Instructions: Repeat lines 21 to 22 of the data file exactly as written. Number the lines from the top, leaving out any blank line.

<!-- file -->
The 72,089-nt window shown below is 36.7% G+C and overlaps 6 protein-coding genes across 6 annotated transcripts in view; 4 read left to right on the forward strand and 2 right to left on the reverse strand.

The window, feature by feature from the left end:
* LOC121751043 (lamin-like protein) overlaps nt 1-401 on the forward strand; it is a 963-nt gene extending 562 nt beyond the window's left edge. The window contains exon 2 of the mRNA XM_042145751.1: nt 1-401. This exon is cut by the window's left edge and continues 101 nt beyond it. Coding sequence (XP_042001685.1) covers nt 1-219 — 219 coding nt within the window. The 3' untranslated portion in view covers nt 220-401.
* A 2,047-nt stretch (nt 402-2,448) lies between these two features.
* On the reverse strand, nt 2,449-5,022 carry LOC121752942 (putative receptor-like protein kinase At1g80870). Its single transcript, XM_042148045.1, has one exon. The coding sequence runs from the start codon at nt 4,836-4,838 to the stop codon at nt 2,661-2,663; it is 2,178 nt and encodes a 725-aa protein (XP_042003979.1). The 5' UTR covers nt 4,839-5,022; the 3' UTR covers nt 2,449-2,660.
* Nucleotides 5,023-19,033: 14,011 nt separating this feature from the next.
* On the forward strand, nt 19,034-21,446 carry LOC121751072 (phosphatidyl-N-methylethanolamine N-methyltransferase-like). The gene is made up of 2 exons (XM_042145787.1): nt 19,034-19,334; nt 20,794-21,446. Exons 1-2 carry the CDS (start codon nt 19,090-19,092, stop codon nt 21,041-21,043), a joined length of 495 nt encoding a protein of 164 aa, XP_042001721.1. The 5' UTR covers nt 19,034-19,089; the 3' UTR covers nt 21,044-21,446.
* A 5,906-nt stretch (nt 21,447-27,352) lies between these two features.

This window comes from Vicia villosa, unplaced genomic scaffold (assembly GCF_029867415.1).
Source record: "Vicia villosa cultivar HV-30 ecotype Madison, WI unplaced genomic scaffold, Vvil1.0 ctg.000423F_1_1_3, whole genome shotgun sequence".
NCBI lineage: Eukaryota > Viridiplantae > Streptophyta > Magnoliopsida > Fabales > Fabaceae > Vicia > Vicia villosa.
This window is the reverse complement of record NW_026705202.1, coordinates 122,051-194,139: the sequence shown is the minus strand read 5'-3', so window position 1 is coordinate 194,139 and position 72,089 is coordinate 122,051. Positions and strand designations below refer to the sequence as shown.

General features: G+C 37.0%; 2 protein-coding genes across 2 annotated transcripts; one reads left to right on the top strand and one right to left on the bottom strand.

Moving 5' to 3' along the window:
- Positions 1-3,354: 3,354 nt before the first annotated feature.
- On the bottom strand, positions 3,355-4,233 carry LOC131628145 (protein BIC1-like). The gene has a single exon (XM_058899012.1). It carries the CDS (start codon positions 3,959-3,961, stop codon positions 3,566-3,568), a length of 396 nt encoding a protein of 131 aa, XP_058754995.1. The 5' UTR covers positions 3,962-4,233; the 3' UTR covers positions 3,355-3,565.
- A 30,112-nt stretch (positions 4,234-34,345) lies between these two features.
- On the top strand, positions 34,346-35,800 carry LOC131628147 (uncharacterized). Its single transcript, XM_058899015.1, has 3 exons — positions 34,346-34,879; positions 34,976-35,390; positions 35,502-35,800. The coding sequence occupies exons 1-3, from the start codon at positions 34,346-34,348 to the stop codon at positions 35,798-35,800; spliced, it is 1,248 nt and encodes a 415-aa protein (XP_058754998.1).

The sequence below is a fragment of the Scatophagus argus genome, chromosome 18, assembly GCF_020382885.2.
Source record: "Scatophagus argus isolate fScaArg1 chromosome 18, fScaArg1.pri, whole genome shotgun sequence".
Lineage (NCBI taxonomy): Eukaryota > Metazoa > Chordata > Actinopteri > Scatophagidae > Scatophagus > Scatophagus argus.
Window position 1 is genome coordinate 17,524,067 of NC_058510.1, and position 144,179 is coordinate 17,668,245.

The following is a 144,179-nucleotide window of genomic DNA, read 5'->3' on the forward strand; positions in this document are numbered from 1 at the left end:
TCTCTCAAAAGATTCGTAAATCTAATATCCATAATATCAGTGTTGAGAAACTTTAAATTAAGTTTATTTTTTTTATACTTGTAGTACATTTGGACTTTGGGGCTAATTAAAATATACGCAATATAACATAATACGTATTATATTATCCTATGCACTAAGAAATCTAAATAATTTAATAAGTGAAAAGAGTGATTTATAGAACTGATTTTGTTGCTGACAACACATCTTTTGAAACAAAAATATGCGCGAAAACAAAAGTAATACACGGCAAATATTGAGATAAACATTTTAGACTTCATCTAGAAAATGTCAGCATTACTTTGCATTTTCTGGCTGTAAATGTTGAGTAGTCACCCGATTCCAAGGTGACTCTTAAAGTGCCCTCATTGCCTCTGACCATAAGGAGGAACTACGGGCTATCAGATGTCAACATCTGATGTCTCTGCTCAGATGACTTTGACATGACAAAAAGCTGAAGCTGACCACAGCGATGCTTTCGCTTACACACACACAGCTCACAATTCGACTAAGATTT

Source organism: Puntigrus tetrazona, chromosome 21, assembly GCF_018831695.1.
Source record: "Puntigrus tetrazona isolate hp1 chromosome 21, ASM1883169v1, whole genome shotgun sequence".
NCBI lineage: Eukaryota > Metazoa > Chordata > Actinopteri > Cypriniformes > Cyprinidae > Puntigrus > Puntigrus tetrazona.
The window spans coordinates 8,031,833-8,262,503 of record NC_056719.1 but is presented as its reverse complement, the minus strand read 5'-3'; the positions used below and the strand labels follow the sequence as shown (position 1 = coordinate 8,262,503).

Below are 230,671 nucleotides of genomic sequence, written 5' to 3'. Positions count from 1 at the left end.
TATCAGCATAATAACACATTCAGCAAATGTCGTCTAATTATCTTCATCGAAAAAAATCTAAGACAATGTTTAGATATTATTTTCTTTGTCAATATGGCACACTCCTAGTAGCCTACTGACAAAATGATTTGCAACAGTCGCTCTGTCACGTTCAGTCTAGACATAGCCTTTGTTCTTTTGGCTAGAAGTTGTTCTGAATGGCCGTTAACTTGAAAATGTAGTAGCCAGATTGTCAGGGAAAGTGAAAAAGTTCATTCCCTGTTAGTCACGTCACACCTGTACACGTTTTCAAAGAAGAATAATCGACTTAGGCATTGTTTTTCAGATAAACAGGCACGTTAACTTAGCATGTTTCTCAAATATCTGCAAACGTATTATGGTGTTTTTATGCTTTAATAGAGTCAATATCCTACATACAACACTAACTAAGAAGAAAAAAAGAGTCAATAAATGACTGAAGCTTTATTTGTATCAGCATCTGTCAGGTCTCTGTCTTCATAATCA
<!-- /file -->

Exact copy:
Lineage (NCBI taxonomy): Eukaryota > Metazoa > Chordata > Actinopteri > Scatophagidae > Scatophagus > Scatophagus argus.
Window position 1 is genome coordinate 17,524,067 of NC_058510.1, and position 144,179 is coordinate 17,668,245.